TOKYO (AP) — Some deliver their stump speeches standing on plastic milk crates, Japan's version of the proverbial soapbox. Others climb atop platforms on specially-equipped vans.
A snap election for the 475-seat lower house of parliament has thrust more than 1,000 candidates out into an early December chill. Their names are plastered everywhere — on signboards, on large sashes they wear across their fronts — in hopes that voters will remember them when they go to polling stations on Sunday.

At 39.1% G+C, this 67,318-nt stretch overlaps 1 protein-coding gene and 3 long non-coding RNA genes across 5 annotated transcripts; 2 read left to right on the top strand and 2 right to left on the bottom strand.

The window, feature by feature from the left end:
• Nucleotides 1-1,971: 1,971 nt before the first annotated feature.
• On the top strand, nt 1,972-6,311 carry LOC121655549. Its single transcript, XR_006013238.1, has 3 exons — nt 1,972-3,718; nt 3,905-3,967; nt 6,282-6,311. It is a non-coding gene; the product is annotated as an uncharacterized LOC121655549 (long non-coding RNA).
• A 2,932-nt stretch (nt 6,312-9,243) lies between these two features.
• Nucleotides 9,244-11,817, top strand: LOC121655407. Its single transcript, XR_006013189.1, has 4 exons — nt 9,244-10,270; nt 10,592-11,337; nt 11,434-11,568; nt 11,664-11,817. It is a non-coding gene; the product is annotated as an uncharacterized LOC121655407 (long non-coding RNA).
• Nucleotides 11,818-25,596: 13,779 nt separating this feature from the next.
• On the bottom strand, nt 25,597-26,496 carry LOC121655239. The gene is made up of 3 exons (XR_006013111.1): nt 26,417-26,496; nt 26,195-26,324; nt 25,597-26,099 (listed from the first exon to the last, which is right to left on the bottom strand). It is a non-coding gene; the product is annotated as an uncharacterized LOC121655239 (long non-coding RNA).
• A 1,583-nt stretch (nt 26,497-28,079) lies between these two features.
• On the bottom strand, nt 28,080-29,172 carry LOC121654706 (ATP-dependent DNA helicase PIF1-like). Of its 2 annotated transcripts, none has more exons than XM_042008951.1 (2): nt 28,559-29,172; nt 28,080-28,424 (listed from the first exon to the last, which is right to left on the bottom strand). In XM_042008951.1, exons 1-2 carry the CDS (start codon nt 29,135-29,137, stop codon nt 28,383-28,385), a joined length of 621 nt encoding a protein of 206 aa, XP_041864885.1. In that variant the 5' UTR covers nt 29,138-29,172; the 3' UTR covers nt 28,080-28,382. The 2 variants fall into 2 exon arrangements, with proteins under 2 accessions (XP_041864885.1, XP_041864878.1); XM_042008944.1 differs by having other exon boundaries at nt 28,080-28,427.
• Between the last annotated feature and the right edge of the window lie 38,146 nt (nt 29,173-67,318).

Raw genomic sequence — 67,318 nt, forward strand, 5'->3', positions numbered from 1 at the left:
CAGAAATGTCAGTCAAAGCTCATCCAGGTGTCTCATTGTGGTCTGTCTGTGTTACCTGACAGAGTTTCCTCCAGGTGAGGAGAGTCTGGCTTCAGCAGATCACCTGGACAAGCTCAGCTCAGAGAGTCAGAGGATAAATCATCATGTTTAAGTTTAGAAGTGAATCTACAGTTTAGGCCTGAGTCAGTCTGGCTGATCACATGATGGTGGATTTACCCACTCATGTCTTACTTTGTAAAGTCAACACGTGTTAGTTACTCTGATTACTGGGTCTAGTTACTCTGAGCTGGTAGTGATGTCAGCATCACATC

The color of choice is white, for the gloves some wear, the cloth covers on the tops of their microphones, even the vans that ferry them around.
It can be a tough sell in the big city. Lesser-known candidates in Tokyo draw only a handful of bystanders and earn barely a glance from many passers-by. Undeterred, the candidates forge on, thanking and bowing to prospective voters, before moving to their next stop.
Associated Press photographer Eugene Hoshiko captured these scenes over the course of the 12-day campaign.
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